After solving the impenetrable problem of how to make a tent frame, I needed to set to work to stitch the tent itself. So I put the sewing machine I borrowed from Colette (with her permission of course) on the kitchen table to get ready to sew. Then I remembered that it was a hilarious joke to think that I could just put out a sewing machine and expect it to immediately work like a charm. When has that ever worked? The answer to that question is: never. And so it was.
If you think I am just being a wise guy or a complainer, let me assure that everyone I spoke to about this situation who owned a sewing machine (ok, it was only two people, but two people who sew a lot) laughed before I even finished my story. Sewing machines don't just automatically allow you to "sew" on them. They want to extract their pound of flesh and then, maybe, you can sew on them. So, I fiddled with Colette's machine, noting that it was a cheap, plastic machine that she clearly had bought at Zellers before they went out of business. As time wore on, it became clear that no amount of flesh would be enough to satisfy this particular piece of equipment. Maybe it had esteem issues because I kept pointing out what a cheap piece of plastic ---- it was. Or maybe it was just a cheap piece of plastic -----. In any case, I soon was calling another friend who I knew must own a machine.
An hour later, I had a new machine on the kitchen table. This one (made of metal, not plastic) seemed more promising. Sure, it still wanted its pound of flesh but, once extracted, it worked like a charm. I sent many loving looks its way and spoke in a kind whisper in its presence. Only loving vibrations were allowed to drift over it and it responded in kind.
|I am loving the crisp folds of this fabric! So satisfying to iron and sew.|
I made a new top for the frame (the water proof one will be for rain only) out of the fabric that came from the US. It did finally arrive and I was glad to have it on hand since the frame I found is larger than I originally planned. For the sides, I decided to hang panels of the glorious cotton/linen fabric that I purchased in Stephenville. I made some tabs to attach them to the frame. This process gave me flashbacks of a job I had working in a high-end drapery workroom in Boston in the early 1990s. We stitched mostly by hand using the most gorgeous and expensive fabrics - some curtains cost upwards in $10,000, which is ridiculous and obscene but we all loved making them if that counts for anything. It was a great job and I learned a lot about sewing. It set the bar rather high, however. One thing I vividly remember is how we would machine stitch tabs for curtains. We always did both sides, like this:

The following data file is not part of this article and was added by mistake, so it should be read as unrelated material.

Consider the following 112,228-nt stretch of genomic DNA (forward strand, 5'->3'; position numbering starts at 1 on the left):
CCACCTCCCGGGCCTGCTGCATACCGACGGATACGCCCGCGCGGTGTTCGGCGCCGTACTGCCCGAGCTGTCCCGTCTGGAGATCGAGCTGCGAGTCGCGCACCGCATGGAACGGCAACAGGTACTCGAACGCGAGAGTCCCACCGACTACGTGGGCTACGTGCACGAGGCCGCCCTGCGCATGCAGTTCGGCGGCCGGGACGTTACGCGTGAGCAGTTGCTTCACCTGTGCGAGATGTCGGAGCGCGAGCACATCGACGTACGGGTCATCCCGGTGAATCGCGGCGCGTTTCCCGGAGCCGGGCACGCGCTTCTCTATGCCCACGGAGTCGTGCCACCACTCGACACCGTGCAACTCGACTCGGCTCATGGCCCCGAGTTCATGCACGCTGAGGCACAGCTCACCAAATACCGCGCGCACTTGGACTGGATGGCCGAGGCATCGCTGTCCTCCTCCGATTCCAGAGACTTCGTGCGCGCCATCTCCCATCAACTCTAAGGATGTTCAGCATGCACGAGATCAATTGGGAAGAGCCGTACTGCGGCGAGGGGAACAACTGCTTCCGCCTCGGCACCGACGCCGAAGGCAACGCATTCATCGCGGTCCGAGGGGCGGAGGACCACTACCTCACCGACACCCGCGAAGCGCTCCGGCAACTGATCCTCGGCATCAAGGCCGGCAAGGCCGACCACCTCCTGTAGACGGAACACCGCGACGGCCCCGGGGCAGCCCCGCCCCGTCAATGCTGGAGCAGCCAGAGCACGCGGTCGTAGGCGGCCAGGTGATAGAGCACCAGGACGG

|Please ignore my crooked stitching - it was my first pass of the day.|
|Now I are one.|
And by the time I needed to leave to teach yoga, I was able to do a dry run. I think it looks lovely. The banner across the entrance will be embroidered with the words, "We want our utopia now," which is a quote from Sinclair Lewis.
Minky realized that it had been created for her immediately. In Saskatoon, the floor will be covered with a cloth as well. People will wash their feet before entering with - guess! - the soap made from potash. Ah...it all falls into place.
The cross stitch pieces will be part of the treasure hunt (or colour xeroxes of them will be). The originals will hang in the tent.
T'is a very pretty thing. And I am so happy it is finished.